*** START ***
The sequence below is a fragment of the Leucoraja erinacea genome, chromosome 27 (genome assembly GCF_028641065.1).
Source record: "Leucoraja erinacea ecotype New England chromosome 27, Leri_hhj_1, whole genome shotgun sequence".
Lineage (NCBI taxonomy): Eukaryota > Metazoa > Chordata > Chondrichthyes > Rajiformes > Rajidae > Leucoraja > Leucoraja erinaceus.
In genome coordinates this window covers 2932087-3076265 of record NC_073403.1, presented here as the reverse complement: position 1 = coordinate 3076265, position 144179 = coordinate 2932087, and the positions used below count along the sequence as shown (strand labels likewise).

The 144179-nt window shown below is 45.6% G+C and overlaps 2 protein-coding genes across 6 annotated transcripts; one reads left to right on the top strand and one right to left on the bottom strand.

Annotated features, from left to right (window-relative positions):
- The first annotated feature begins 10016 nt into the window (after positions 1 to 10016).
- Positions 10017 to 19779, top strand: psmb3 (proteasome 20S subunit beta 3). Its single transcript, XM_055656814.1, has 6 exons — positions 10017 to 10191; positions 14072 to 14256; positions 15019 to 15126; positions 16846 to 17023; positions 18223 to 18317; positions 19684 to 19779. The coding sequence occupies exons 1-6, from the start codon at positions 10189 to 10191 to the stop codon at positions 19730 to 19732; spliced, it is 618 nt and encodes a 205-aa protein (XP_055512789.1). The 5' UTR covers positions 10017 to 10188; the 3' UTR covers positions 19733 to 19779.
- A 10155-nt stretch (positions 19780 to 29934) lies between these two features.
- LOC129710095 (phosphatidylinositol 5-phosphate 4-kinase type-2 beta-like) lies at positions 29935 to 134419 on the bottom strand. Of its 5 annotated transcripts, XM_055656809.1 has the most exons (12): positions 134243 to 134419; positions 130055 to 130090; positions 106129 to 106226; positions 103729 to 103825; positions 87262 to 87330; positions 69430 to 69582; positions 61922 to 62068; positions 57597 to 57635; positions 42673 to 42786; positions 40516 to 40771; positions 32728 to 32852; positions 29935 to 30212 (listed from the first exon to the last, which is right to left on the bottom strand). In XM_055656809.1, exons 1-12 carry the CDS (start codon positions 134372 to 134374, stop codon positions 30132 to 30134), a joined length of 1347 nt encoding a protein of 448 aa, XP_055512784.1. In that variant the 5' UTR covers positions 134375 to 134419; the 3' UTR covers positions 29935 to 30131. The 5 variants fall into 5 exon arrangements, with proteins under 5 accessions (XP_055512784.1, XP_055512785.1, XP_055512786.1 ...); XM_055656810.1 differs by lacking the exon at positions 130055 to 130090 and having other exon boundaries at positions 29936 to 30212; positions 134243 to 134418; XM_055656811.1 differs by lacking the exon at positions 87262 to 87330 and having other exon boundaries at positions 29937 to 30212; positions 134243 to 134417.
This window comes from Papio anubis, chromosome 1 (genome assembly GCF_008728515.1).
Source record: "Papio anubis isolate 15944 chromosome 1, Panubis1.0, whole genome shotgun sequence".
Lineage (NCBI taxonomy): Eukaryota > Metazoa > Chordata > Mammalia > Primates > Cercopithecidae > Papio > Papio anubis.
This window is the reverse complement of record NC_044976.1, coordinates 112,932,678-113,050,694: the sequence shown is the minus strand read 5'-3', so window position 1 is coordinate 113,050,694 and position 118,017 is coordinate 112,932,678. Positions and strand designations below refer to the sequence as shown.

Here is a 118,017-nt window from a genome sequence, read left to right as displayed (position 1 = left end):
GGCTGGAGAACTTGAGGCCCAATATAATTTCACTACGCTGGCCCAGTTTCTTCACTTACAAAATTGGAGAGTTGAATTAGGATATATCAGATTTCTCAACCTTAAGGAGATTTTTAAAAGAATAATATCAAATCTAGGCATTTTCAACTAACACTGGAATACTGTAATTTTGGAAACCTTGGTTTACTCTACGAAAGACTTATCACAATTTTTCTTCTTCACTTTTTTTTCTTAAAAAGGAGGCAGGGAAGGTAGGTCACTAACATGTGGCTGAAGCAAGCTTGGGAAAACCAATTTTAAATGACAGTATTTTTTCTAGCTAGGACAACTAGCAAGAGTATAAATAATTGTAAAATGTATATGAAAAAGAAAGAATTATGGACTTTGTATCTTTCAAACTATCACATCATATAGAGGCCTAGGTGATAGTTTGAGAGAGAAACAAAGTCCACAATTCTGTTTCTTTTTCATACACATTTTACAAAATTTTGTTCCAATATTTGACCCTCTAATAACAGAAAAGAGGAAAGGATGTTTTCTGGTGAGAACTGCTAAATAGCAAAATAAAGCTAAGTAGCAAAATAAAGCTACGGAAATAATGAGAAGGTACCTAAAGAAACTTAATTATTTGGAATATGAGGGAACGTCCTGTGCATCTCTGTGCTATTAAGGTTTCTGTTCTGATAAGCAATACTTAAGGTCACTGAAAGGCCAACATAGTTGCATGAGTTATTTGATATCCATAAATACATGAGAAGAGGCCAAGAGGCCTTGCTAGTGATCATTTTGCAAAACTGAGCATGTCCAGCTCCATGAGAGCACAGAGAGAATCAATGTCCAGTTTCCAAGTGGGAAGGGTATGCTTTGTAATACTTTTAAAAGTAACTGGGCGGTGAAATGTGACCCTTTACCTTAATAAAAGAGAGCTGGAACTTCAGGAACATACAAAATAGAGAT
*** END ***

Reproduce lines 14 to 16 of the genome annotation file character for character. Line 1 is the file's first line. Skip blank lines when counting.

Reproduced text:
This window is the reverse complement of record NC_044976.1, coordinates 112,932,678-113,050,694: the sequence shown is the minus strand read 5'-3', so window position 1 is coordinate 113,050,694 and position 118,017 is coordinate 112,932,678. Positions and strand designations below refer to the sequence as shown.

Here is a 118,017-nt window from a genome sequence, read left to right as displayed (position 1 = left end):
GGCTGGAGAACTTGAGGCCCAATATAATTTCACTACGCTGGCCCAGTTTCTTCACTTACAAAATTGGAGAGTTGAATTAGGATATATCAGATTTCTCAACCTTAAGGAGATTTTTAAAAGAATAATATCAAATCTAGGCATTTTCAACTAACACTGGAATACTGTAATTTTGGAAACCTTGGTTTACTCTACGAAAGACTTATCACAATTTTTCTTCTTCACTTTTTTTTCTTAAAAAGGAGGCAGGGAAGGTAGGTCACTAACATGTGGCTGAAGCAAGCTTGGGAAAACCAATTTTAAATGACAGTATTTTTTCTAGCTAGGACAACTAGCAAGAGTATAAATAATTGTAAAATGTATATGAAAAAGAAAGAATTATGGACTTTGTATCTTTCAAACTATCACATCATATAGAGGCCTAGGTGATAGTTTGAGAGAGAAACAAAGTCCACAATTCTGTTTCTTTTTCATACACATTTTACAAAATTTTGTTCCAATATTTGACCCTCTAATAACAGAAAAGAGGAAAGGATGTTTTCTGGTGAGAACTGCTAAATAGCAAAATAAAGCTAAGTAGCAAAATAAAGCTACGGAAATAATGAGAAGGTACCTAAAGAAACTTAATTATTTGGAATATGAGGGAACGTCCTGTGCATCTCTGTGCTATTAAGGTTTCTGTTCTGATAAGCAATACTTAAGGTCACTGAAAGGCCAACATAGTTGCATGAGTTATTTGATATCCATAAATACATGAGAAGAGGCCAAGAGGCCTTGCTAGTGATCATTTTGCAAAACTGAGCATGTCCAGCTCCATGAGAGCACAGAGAGAATCAATGTCCAGTTTCCAAGTGGGAAGGGTATGCTTTGTAATACTTTTAAAAGTAACTGGGCGGTGAAATGTGACCCTTTACCTTAATAAAAGAGAGCTGGAACTTCAGGAACATACAAAATAGAGAT